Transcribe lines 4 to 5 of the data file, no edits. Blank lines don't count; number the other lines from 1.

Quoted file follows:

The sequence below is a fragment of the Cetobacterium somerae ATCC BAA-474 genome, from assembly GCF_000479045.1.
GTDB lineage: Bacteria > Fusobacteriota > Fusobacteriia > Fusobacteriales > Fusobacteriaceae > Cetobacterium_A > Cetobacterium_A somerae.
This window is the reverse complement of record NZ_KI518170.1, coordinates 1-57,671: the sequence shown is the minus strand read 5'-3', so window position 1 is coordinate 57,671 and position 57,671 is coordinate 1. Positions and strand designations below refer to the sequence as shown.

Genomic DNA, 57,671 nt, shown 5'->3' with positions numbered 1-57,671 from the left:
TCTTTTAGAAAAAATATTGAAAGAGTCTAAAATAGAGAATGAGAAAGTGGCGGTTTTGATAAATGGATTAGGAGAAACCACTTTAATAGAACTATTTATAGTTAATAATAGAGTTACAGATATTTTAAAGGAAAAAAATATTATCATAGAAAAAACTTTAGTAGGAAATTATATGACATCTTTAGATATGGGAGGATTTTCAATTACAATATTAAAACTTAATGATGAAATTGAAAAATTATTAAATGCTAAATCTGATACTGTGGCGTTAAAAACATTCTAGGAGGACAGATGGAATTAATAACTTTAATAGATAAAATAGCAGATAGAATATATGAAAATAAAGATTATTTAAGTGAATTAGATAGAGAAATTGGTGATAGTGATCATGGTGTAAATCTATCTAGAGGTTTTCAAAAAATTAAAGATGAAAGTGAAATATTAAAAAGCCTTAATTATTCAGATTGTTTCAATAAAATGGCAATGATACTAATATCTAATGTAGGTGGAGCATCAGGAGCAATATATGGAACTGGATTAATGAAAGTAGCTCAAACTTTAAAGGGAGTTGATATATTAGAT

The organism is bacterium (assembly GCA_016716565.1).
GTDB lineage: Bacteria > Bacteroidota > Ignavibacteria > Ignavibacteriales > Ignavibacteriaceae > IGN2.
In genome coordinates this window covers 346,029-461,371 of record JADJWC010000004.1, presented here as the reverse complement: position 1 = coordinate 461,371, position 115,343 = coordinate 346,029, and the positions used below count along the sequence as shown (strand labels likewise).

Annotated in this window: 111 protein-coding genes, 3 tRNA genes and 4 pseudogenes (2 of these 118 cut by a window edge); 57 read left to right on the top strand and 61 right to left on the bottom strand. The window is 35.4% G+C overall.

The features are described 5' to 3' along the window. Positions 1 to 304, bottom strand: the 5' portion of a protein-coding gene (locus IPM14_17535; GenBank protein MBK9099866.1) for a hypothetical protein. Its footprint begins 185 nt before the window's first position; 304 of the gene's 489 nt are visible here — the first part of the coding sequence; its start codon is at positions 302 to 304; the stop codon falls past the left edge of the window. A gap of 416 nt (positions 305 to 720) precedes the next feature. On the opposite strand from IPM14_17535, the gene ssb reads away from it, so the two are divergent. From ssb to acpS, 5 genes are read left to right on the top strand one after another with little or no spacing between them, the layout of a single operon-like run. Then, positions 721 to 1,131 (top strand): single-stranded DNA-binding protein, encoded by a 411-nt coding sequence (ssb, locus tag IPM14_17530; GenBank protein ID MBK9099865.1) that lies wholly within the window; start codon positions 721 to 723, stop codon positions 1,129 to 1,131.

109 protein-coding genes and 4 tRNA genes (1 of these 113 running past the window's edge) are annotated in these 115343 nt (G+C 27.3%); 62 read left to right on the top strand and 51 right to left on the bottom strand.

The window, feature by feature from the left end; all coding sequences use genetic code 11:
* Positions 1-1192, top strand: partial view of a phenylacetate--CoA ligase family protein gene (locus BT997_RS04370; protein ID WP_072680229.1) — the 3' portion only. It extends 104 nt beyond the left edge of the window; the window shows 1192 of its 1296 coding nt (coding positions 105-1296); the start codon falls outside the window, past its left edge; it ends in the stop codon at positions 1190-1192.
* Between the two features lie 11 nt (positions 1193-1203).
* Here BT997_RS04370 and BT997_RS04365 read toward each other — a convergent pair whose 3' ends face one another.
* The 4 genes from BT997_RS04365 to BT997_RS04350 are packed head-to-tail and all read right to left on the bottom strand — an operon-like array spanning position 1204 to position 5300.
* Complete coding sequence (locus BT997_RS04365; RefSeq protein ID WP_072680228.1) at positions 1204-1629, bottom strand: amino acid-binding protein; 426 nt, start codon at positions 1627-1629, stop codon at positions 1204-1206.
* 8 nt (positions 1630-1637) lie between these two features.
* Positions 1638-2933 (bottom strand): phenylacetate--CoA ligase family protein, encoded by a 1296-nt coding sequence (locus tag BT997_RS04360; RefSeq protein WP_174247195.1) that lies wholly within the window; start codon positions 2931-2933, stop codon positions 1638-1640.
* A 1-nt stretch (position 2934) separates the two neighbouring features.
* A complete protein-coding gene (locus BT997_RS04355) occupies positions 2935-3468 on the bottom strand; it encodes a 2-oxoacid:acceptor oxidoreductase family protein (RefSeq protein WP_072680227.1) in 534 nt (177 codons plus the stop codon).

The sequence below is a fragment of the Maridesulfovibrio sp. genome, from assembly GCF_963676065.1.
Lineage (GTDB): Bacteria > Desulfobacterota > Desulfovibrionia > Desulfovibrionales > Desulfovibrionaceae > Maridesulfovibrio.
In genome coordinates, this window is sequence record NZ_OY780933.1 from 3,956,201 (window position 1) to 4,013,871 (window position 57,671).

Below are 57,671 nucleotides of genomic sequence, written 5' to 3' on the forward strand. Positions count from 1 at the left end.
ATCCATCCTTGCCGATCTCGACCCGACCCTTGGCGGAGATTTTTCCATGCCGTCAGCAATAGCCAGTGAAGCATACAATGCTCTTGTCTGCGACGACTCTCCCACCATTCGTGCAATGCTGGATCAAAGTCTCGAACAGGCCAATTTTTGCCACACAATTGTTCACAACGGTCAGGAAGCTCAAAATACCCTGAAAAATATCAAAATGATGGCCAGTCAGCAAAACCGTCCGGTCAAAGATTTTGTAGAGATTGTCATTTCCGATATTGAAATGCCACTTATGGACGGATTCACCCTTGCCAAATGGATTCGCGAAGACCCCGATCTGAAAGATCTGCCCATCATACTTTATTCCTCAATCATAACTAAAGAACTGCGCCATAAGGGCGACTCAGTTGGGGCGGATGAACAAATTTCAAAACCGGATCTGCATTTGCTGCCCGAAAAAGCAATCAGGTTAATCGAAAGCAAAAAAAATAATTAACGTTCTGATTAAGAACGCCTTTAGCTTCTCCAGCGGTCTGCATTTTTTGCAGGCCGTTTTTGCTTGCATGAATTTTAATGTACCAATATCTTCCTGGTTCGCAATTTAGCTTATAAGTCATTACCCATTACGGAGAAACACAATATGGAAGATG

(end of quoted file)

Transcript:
Genomic DNA, 57,671 nt, shown 5'->3' with positions numbered 1-57,671 from the left:
TCTTTTAGAAAAAATATTGAAAGAGTCTAAAATAGAGAATGAGAAAGTGGCGGTTTTGATAAATGGATTAGGAGAAACCACTTTAATAGAACTATTTATAGTTAATAATAGAGTTACAGATATTTTAAAGGAAAAAAATATTATCATAGAAAAAACTTTAGTAGGAAATTATATGACATCTTTAGATATGGGAGGATTTTCAATTACAATATTAAAACTTAATGATGAAATTGAAAAATTATTAAATGCTAAATCTGATACTGTGGCGTTAAAAACATTCTAGGAGGACAGATGGAATTAATAACTTTAATAGATAAAATAGCAGATAGAATATATGAAAATAAAGATTATTTAAGTGAATTAGATAGAGAAATTGGTGATAGTGATCATGGTGTAAATCTATCTAGAGGTTTTCAAAAAATTAAAGATGAAAGTGAAATATTAAAAAGCCTTAATTATTCAGATTGTTTCAATAAAATGGCAATGATACTAATATCTAATGTAGGTGGAGCATCAGGAGCAATATATGGAACTGGATTAATGAAAGTAGCTCAAACTTTAAAGGGAGTTGATATATTAGAT